He got sent to Arizona in a midseason trade with the Blue Jays last year, and this further makes him an unappealing choice for your fantasy draft. Playing in a larger ballpark in Arizona will likely only make his power numbers go down, which ultimately makes him a below average second baseman for fantasy standards.
Rickie Weeks, Milwaukee Brewers
Rickie Weeks has shown during the past couple seasons that he can be one of the top fantasy second basemen in the game when he is healthy. His health is precisely the reason why he is a likely bust for 2012.
Many fantasy owners make the mistake of taking an often-injured player’s stats from one season and trying to project them over the course of a full 162-game season. This is a big mistake to make, especially with someone like Weeks. Keep in mind that he has only exceeded 500 AB once in his career. When he is healthy he will produce for you at an above average rate, but you would be lucky to get anywhere near 450 AB with him.
Other Notable Busts: Orlando Hudson (SD)
Third Base Busts
Chipper Jones, Atlanta Braves
Fantasy drafts are probably the worst time to get sentimental and nostalgic. Chipper Jones is an example of why this is true. Every year it seems that Chipper gets drafted moderately high for a third baseman, despite the fact that it is almost 100% certain he will not touch the 500 AB plateau for the season.
I will give him credit that he can produce some moderately decent numbers when he is healthy, but it should be a known fact by now that he will NOT be healthy for an entire season. He will likely miss 20-30 games this season as usual, and that is probably being generous. While he has had a storied, Hall-of-Fame worthy career, it’s time to take a pass on him.
Scott Rolen, Cincinnati Reds
Rolen is another one of those players that you do not want to make the mistake of making based on his past. Rolen is really on his last legs, and he does not have much to offer fantasy teams anymore.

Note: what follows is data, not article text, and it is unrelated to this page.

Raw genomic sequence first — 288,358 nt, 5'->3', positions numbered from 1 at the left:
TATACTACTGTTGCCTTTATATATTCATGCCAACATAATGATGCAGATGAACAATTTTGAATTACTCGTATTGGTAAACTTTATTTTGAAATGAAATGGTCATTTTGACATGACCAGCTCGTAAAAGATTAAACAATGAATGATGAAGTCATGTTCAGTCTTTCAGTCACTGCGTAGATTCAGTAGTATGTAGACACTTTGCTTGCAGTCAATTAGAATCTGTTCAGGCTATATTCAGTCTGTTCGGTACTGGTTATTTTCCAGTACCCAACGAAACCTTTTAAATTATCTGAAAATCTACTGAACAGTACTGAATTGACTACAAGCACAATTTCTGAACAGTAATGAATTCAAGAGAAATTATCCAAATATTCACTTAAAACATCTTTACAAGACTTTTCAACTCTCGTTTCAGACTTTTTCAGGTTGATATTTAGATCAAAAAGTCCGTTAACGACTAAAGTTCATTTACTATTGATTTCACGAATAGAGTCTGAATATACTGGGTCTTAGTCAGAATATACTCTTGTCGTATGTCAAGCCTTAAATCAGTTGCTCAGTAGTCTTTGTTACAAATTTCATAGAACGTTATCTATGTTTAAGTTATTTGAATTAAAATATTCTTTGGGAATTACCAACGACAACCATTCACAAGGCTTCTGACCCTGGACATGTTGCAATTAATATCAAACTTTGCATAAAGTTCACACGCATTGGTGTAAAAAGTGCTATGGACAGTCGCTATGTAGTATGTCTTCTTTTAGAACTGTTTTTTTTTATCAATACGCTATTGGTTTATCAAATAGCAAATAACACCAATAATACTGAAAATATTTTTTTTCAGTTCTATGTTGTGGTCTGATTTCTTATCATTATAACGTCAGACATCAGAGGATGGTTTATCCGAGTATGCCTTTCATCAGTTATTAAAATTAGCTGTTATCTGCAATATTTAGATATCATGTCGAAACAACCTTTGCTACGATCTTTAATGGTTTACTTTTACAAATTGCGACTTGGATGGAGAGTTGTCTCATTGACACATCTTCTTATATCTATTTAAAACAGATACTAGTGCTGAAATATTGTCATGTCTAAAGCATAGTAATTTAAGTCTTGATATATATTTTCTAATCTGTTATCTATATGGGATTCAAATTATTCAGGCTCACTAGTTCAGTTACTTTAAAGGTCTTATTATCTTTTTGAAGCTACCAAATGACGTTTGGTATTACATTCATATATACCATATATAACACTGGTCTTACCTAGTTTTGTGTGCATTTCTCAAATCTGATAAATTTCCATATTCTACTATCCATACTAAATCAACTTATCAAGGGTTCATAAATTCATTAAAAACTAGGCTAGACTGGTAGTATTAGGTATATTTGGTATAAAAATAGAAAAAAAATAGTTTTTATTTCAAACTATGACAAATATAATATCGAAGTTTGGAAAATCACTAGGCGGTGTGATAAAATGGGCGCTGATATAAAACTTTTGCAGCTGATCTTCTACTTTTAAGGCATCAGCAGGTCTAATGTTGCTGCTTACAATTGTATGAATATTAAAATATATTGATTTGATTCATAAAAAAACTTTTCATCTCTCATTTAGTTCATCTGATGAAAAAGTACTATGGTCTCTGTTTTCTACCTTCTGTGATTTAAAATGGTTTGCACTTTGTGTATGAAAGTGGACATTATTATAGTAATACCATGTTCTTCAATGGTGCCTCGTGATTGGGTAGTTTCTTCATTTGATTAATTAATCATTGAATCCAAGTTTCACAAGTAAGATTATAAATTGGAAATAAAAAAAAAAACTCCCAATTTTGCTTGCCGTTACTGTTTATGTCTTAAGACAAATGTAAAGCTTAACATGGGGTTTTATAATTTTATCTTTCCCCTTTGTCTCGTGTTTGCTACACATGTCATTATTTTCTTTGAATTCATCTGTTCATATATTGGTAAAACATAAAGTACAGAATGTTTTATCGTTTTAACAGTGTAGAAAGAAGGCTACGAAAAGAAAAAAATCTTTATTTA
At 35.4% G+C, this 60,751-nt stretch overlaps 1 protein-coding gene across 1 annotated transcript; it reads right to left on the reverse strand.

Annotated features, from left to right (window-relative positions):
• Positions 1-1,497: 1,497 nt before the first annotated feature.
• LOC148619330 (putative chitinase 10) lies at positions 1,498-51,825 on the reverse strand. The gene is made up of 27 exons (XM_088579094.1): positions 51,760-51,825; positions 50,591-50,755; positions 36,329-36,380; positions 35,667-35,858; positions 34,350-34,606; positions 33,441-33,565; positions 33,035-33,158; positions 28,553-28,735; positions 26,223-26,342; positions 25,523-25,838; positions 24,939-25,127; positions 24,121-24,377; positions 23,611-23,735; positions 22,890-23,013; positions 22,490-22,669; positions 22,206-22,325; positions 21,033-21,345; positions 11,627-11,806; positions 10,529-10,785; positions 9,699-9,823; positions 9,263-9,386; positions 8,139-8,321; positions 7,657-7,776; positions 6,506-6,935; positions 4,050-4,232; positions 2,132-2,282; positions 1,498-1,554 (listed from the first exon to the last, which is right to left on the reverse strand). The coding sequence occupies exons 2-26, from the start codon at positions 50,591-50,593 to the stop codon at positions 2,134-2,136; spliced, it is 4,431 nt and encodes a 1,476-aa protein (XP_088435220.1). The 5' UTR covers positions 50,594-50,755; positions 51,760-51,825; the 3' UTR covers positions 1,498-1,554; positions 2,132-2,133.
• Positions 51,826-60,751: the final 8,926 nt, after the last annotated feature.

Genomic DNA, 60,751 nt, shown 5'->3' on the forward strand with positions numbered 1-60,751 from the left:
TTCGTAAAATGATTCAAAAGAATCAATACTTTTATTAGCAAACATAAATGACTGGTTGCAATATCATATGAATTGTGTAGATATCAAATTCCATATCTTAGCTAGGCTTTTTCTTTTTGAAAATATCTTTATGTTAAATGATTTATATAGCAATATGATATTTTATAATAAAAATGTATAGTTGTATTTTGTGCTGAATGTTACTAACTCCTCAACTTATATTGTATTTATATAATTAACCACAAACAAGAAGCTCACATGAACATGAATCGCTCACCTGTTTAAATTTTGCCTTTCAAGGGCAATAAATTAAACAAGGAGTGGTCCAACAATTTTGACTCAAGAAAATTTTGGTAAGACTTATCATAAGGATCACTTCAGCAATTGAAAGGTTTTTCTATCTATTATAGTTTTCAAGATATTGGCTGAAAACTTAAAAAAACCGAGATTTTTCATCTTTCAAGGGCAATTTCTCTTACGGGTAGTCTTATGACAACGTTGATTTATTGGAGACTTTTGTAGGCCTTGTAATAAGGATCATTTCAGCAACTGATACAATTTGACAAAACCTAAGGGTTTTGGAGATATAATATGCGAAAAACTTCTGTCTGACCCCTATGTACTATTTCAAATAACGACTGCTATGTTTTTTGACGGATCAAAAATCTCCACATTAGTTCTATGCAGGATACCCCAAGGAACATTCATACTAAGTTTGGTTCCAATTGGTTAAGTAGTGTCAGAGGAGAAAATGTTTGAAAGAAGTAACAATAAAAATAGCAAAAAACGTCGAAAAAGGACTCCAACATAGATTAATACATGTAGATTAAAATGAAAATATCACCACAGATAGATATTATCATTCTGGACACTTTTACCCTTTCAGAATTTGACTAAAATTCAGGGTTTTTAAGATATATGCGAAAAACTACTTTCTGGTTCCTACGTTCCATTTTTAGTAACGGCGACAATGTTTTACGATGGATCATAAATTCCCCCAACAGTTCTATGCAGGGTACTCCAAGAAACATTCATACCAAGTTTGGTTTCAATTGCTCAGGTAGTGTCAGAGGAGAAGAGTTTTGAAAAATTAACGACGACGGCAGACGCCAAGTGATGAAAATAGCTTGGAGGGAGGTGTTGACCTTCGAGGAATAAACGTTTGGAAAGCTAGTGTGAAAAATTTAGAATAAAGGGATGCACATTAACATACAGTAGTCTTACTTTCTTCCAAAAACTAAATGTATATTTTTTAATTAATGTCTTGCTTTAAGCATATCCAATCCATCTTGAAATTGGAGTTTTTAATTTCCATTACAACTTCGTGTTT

In 2011, Rolen’s age finally caught up with him, and it showed as he had probably his worst season ever in the MLB to date. He can no longer hit for average or power, nor is he likely to have a high OBP or score many runs. Yes, his name might look good based on his past, but I promise that any semblance of his prime is long gone going into 2012.
Other Notable Busts: Placido Polanco (PHI)
Derek Jeter, New York Yankees
I know it’s probably a sad day for all those Yankee fans to see Derek Jeter make this list, but there’s no denying that Jeter has been on the decline for a couple of seasons now. Jeter hit out only 6 HR in 2011 despite playing in the friendly hitting confines of Yankee Stadium. He stole 16 bases in 2011, and it’s probably reasonable to expect that total to go down again in 2012.
The only reason Jeter had a decent AVG in 2011 was because of his inflated .336 BABIP. It is probably safe to expect Jeter’s average to decline in 2012 as well. In addition, Jeter’s GB% was a sky-high 62.4% in 2011, which is another indicator of a lucky BABIP in 2012. Jeter simply does not score runs like he used to, and he is no longer the dynamic fantasy asset that he has been for years. He still can help out a fantasy team to some degree, but there are quite a few of better options at shortstop that you should look at first.
Jose Reyes, Miami Marlins
Jose Reyes is an exciting player coming off one of his finest seasons since breaking into the majors in 2003. However there are many red flags with Reyes. For one, his health itself is a risk to any fantasy owner as injuries in recent years do not make him as reliable as he once used to be.
He is no longer the player that will annually lead the NL in SB either as his SB total during the past three seasons are his three lowest totals since becoming an everyday player in 2005. It is also worth noting that prior to 2011 he had never exceeded a .300 BA ever since becoming an everyday player.
Additionally, he had a .353 BABIP in 2011, which indicates there was a lot of luck that went into his last year as well. This suggests that 2011 was somewhat of a fluke, and it is unreasonable to expect him to come close to the season he had last year.
Jimmy Rollins, Philadelphia Phillies
Jimmy Rollins is not on this list because he is incapable of putting up decent numbers and producing for a fantasy team. However, he is on the list because fantasy owners need to be careful of how high they draft Rollins. He is no longer a top-tier shortstop anymore, as 2011 breakout seasons of shortstops such as Starlin Castro, Asdrubal Cabrera, and Elvis Andrus have put Rollins much further down on the totem pole for 2012.
He is also a risk due to his age and recent injury troubles. He can still definitely put up some statistics for your fantasy team, but like in Jeter’s situation, you should definitely explore other options first.
Other Notable Busts: Alex Gonzalez (MIL)